And "pay for what they cause and much as we pay for what we are afflicted?" That doesn't even make any sense.

As far as the per capita income cost of health care, let us also consider that this is because the American medical system pays for private research in the billions into drug development. No government money for research there; straight up capitalists invest in the research & development of drugs to treat cancer, aids, genetics disease, you name it. This headwork is what allows socialist medicine bodies to thrive as cheaply as you brag because they don't have to deal with the problem. If socialised medicine is so great, why don't socialist nations ever have the newest treatments and on the cusp of breakthroughs?

And your public sector? The one where an entire city wants to become independant but not pay off any of the radical socialist state debt they've accrued?

And your rich envy really shines with the last part. Inequality is preferrable when the rich prefer to stay that way, eh? So we must punish them for having more than you? Way to close that logic gate there, sparky.

No-one has a right to health care. Most especially people who abuse their bodies. The fat, the suicidal, the drug addicted, the anorexic, the mentally and socially broken, the emotionally frail. None of these people have a right to health care for free any more than the crippled, the disabled, the deformed, diseased, sick or wounded.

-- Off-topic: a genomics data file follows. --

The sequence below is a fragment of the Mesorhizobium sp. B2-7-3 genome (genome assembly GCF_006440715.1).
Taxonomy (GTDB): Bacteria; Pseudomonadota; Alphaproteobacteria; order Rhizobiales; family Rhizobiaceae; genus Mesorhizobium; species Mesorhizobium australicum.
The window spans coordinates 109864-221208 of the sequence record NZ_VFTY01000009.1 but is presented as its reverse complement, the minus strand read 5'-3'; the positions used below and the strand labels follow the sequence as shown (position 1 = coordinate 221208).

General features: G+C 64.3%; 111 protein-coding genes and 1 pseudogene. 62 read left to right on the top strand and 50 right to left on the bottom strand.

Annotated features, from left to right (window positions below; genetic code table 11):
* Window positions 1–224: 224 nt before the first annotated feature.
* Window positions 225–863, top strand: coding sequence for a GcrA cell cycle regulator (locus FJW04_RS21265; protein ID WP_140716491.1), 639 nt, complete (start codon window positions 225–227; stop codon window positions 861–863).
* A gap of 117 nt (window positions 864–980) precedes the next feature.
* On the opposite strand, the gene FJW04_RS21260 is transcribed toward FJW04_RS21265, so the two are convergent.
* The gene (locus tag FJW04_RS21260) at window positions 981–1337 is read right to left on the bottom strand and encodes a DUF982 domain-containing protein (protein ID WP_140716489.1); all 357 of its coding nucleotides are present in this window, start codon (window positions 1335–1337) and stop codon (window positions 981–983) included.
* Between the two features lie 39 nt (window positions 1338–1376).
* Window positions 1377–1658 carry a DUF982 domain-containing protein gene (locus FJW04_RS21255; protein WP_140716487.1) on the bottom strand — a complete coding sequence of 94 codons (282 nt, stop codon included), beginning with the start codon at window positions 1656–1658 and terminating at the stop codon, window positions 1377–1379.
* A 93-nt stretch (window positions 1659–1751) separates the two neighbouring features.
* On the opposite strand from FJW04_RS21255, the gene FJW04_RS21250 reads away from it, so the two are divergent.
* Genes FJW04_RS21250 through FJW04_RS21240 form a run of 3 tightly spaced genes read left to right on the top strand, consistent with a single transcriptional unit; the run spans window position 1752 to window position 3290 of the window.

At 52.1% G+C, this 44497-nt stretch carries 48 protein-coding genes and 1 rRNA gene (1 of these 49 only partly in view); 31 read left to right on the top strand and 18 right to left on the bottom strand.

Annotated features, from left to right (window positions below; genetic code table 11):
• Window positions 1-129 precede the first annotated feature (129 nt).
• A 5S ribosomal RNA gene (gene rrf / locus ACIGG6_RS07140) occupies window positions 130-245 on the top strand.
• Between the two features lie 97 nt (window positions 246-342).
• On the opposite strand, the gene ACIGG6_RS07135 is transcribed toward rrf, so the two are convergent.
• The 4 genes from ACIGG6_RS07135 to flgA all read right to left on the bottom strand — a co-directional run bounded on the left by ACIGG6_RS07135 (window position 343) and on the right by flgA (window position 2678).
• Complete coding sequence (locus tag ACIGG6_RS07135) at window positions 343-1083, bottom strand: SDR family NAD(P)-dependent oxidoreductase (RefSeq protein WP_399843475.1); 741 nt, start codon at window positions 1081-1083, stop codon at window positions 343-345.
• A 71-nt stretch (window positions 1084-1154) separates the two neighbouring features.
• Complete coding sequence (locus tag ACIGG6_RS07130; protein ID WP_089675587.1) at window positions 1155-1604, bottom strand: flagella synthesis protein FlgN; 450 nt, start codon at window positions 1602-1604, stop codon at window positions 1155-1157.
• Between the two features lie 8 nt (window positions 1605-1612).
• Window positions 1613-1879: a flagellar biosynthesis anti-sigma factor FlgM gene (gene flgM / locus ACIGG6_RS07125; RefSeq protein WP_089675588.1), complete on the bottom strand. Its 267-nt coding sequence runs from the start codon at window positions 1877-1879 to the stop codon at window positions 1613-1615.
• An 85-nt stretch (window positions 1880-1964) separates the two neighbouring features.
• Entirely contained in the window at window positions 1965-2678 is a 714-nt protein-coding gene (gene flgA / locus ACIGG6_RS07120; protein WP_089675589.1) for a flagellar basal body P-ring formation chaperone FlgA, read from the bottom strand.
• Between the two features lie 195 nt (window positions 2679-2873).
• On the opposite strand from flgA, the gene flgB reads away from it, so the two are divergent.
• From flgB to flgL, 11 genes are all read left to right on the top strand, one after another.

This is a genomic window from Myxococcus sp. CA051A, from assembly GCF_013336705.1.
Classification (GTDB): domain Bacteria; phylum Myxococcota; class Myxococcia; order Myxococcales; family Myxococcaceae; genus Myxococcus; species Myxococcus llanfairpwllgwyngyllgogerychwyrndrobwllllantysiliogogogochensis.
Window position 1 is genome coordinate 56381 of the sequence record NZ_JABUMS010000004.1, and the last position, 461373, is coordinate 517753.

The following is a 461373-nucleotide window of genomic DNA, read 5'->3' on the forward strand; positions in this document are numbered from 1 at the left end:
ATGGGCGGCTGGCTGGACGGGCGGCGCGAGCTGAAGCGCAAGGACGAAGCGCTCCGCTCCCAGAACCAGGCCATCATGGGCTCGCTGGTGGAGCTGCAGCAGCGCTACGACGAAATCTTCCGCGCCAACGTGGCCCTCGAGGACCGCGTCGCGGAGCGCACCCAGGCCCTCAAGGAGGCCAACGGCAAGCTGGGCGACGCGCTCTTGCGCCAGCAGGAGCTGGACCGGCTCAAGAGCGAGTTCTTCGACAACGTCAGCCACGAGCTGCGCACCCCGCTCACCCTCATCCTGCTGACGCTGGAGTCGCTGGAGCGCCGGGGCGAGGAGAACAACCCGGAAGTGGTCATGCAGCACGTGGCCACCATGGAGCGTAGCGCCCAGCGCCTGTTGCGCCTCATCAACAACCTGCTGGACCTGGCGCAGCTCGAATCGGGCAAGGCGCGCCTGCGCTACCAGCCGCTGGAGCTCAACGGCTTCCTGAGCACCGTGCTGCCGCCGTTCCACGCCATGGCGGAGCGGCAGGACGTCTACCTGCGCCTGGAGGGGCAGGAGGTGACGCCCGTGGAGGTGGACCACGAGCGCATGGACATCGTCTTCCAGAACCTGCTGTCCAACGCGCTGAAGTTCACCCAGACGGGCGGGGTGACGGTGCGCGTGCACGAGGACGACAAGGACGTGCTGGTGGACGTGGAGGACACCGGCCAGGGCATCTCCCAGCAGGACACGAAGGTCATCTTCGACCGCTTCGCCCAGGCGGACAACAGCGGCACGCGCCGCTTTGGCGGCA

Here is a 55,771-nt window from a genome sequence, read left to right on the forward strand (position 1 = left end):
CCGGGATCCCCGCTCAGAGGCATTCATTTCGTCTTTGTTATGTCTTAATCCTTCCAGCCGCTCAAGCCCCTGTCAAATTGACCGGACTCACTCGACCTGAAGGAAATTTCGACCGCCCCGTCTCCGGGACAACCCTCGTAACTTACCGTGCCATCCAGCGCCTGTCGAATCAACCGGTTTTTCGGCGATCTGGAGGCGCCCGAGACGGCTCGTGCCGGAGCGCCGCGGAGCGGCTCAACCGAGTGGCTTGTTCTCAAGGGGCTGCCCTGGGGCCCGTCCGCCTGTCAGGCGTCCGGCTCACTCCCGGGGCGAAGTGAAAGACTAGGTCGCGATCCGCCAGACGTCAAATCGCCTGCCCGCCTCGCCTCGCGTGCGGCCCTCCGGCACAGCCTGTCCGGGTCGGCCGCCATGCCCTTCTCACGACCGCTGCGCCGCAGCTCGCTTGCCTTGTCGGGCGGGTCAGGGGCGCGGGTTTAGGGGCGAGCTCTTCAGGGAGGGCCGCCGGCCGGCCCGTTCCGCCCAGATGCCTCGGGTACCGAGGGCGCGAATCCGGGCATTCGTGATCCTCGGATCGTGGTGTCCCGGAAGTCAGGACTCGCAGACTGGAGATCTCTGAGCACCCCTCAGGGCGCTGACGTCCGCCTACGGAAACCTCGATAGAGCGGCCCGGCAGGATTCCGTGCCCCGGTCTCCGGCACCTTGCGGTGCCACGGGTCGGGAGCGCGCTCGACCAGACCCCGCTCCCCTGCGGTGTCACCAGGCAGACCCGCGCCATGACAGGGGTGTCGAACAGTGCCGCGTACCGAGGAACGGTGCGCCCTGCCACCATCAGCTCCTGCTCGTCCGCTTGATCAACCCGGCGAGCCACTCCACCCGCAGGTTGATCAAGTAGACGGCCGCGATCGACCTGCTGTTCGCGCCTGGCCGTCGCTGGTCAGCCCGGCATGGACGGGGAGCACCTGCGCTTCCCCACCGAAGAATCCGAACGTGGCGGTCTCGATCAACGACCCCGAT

The idea of socialised medicine starts with one premise; you have the right to take something at the expense of another.

There is no justification of this you will be able to lay down here of that broken premise. And FORCING you to accept the government as your health care giver is facist. You complain about the rich conspiring, but this is a true revealing character of the socialised government organisation. THEY want all the money so they can spend it and expand government and stay in power. They FEAR privitization because some doctor might come along and be able to do it better, faster, and cheaper. Free competition is POISON to them.

But you've already been condition to think you're entitled to something you're not because of government schools. You're trained to think that rich people must be punished because they've taken from someone who deserves it more somewhere. Your government school has neatly succeeded in endoctrinating you to believe the government knows how to do things better than you the individual no matter what. As Alan Keyes, a great American, said; "Do we really think that a government-dominated education is going to produce citizens capable of dominating their government, as the education of a truly vigilant self-governing people requires?"